Thursday, November 26, 2015

Random Thoughts About the West and Westerns

Who put the West in westerns? Sounds like a bit of an odd question, but it might be a tougher question than it first sounds. The old west, the one of so many books, is both a place and a period of time. The where is the old west is a tough question, but by most definitions it is west of the Missouri River, south to Mexico and north through Alaska. The old west as a period of time, I see as from the end of the civil war until the introduction of the automobile in America. Commonly this time period is seen as from the Gold Rush to Wounded Knee, 1849-1890.

In Wyoming, we like to say we are the last of the old west, or that we are the real west. If that is true, the west of today refers to wide open spaces. That’s the reason California and most of the highly populated Pacific coast are no longer thought of as the west. Genre westerns often were set in California, gold rush, land grabbers and city builders all made good plots. Today the west coast still makes an excellent setting for movies and books, but none are thought of as westerns. Western’s weather set in the 1800s or present day need wide open spaces.

 Today writers of westerns set in modern time seem to follow this idea. It is easier to write a western if there are wide open spaces involved, Wyoming and Montana come to mind here.  Mountains, forest, wild rivers and long lonesome highways seem to make good modern western stories.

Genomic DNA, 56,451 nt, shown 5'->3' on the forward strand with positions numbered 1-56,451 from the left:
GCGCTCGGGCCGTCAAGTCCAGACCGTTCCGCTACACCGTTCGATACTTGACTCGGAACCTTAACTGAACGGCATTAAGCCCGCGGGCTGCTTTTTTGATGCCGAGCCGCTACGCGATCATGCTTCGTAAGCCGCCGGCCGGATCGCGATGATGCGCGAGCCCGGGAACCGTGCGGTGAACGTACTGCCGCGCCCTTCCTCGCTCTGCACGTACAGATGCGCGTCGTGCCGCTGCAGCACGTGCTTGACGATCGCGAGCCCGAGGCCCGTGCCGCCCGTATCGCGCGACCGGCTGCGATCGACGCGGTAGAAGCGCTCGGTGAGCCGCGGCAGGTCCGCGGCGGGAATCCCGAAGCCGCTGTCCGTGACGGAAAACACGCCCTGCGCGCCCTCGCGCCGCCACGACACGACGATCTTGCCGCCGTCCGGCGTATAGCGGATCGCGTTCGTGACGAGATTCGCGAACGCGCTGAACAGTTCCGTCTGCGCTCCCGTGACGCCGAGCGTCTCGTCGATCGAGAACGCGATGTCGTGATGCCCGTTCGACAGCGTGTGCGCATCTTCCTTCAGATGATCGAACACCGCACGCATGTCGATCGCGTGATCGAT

But the real west is defined by the cowboy. If a cowboy is involved, it must be a western story. Western romance sells millions of copies each year, the book covers usually depicting a cowboy, shirt unbuttoned, hat, boots, and beautiful women. Why do they sell? Is it the western flavor, the romance element, or the wide open spaces? I would guess it is a bit of all of the above. Today the sparsely populated west is full of romance and mystery to many people, especially people from metropolitan areas.

One of the reasons we live in Wyoming is because we love the empty areas. I know, this is not for everyone. We have to drive more than an hour to the nearest Wal-Mart and nearly two hours to a Shopping Mall. For many this would be a disaster of colossal proportion. Even worse, the closest hospital is a half hour away and to find a lawyer, accountant or college we must drive at least half an hour. But we trudge on. The reason we like it here, all of the photos on this page were taken closer than the nearest Wal-Mart.

Love the west!

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